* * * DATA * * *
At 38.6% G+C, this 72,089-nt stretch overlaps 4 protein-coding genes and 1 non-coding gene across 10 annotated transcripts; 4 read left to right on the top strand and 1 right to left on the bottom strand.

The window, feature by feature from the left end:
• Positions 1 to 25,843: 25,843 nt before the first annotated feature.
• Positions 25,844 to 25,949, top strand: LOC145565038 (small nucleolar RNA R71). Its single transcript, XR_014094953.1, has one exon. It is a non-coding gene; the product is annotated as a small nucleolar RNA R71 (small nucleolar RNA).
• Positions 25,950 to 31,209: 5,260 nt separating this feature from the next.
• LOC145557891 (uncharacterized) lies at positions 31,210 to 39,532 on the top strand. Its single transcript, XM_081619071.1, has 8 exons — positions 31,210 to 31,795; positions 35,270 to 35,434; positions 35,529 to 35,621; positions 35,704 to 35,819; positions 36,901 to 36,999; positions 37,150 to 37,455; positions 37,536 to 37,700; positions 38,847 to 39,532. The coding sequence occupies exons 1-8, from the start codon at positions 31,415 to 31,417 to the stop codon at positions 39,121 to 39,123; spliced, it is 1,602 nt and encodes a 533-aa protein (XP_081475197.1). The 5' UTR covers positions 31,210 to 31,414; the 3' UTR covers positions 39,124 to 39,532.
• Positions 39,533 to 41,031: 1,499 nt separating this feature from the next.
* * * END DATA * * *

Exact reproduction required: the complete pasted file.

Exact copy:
At 38.6% G+C, this 72,089-nt stretch overlaps 4 protein-coding genes and 1 non-coding gene across 10 annotated transcripts; 4 read left to right on the top strand and 1 right to left on the bottom strand.

The window, feature by feature from the left end:
• Positions 1 to 25,843: 25,843 nt before the first annotated feature.
• Positions 25,844 to 25,949, top strand: LOC145565038 (small nucleolar RNA R71). Its single transcript, XR_014094953.1, has one exon. It is a non-coding gene; the product is annotated as a small nucleolar RNA R71 (small nucleolar RNA).
• Positions 25,950 to 31,209: 5,260 nt separating this feature from the next.
• LOC145557891 (uncharacterized) lies at positions 31,210 to 39,532 on the top strand. Its single transcript, XM_081619071.1, has 8 exons — positions 31,210 to 31,795; positions 35,270 to 35,434; positions 35,529 to 35,621; positions 35,704 to 35,819; positions 36,901 to 36,999; positions 37,150 to 37,455; positions 37,536 to 37,700; positions 38,847 to 39,532. The coding sequence occupies exons 1-8, from the start codon at positions 31,415 to 31,417 to the stop codon at positions 39,121 to 39,123; spliced, it is 1,602 nt and encodes a 533-aa protein (XP_081475197.1). The 5' UTR covers positions 31,210 to 31,414; the 3' UTR covers positions 39,124 to 39,532.
• Positions 39,533 to 41,031: 1,499 nt separating this feature from the next.